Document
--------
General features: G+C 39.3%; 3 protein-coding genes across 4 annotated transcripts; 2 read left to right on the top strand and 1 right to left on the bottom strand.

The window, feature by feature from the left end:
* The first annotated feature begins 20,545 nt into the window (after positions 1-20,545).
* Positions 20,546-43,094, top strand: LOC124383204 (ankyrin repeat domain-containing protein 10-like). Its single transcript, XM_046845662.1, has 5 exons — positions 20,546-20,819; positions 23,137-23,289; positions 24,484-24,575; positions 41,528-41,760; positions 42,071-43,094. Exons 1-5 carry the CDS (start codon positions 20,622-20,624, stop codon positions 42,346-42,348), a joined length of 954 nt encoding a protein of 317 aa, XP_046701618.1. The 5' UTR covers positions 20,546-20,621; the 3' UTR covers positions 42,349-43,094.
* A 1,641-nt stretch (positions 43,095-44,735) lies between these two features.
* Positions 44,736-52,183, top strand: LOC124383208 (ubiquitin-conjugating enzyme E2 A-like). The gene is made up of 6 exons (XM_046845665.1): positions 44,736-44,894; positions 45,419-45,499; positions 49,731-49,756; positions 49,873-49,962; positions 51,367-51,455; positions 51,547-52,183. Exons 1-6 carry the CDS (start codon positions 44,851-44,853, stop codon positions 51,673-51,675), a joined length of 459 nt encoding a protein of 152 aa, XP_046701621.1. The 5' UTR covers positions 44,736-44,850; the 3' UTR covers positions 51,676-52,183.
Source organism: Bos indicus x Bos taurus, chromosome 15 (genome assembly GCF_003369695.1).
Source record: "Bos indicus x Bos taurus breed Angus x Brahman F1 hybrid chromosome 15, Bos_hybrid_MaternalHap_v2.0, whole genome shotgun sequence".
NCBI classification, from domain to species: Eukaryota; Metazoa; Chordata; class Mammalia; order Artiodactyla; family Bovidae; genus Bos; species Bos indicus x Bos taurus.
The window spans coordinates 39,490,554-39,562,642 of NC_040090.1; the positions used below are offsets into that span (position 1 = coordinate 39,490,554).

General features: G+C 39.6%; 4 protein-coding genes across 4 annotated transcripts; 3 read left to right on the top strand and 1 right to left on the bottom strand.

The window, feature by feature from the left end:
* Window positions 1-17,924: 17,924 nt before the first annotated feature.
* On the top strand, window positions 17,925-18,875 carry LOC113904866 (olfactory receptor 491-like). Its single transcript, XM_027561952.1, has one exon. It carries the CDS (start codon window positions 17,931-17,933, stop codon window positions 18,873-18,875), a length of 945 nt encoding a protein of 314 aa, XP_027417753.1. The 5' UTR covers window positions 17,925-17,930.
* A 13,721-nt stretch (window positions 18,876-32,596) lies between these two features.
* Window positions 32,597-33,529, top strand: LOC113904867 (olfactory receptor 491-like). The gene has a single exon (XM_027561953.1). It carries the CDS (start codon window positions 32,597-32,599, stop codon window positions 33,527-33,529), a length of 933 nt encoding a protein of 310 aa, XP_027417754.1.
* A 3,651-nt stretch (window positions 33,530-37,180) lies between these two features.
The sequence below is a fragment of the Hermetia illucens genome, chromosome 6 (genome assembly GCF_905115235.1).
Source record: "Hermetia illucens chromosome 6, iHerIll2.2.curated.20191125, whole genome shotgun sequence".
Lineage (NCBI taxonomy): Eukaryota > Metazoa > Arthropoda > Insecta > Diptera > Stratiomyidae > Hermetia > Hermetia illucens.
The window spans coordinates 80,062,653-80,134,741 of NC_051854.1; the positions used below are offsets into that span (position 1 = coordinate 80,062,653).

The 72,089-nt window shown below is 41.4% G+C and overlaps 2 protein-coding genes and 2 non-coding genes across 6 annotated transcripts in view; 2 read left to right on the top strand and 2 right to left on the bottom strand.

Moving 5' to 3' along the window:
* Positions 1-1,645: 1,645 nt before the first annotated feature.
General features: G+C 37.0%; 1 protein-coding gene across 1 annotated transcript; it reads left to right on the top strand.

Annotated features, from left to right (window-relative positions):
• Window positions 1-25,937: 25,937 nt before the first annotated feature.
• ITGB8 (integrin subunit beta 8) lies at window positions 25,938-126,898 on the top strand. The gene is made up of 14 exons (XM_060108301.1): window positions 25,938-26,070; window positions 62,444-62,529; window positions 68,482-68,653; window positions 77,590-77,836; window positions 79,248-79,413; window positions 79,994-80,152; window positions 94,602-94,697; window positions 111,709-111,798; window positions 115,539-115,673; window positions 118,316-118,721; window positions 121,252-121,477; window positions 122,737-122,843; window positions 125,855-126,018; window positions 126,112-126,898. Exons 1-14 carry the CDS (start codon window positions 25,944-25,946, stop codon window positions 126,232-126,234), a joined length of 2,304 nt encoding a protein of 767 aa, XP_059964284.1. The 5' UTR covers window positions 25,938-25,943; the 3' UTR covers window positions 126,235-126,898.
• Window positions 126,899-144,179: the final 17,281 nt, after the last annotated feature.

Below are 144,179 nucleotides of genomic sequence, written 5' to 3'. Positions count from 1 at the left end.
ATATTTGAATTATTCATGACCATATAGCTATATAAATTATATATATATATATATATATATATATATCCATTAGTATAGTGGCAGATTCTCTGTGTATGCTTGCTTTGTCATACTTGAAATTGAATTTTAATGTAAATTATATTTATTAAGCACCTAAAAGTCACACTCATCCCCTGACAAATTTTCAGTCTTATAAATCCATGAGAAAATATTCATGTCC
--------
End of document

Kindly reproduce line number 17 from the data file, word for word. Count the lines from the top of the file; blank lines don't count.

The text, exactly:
* A 3,651-nt stretch (window positions 33,530-37,180) lies between these two features.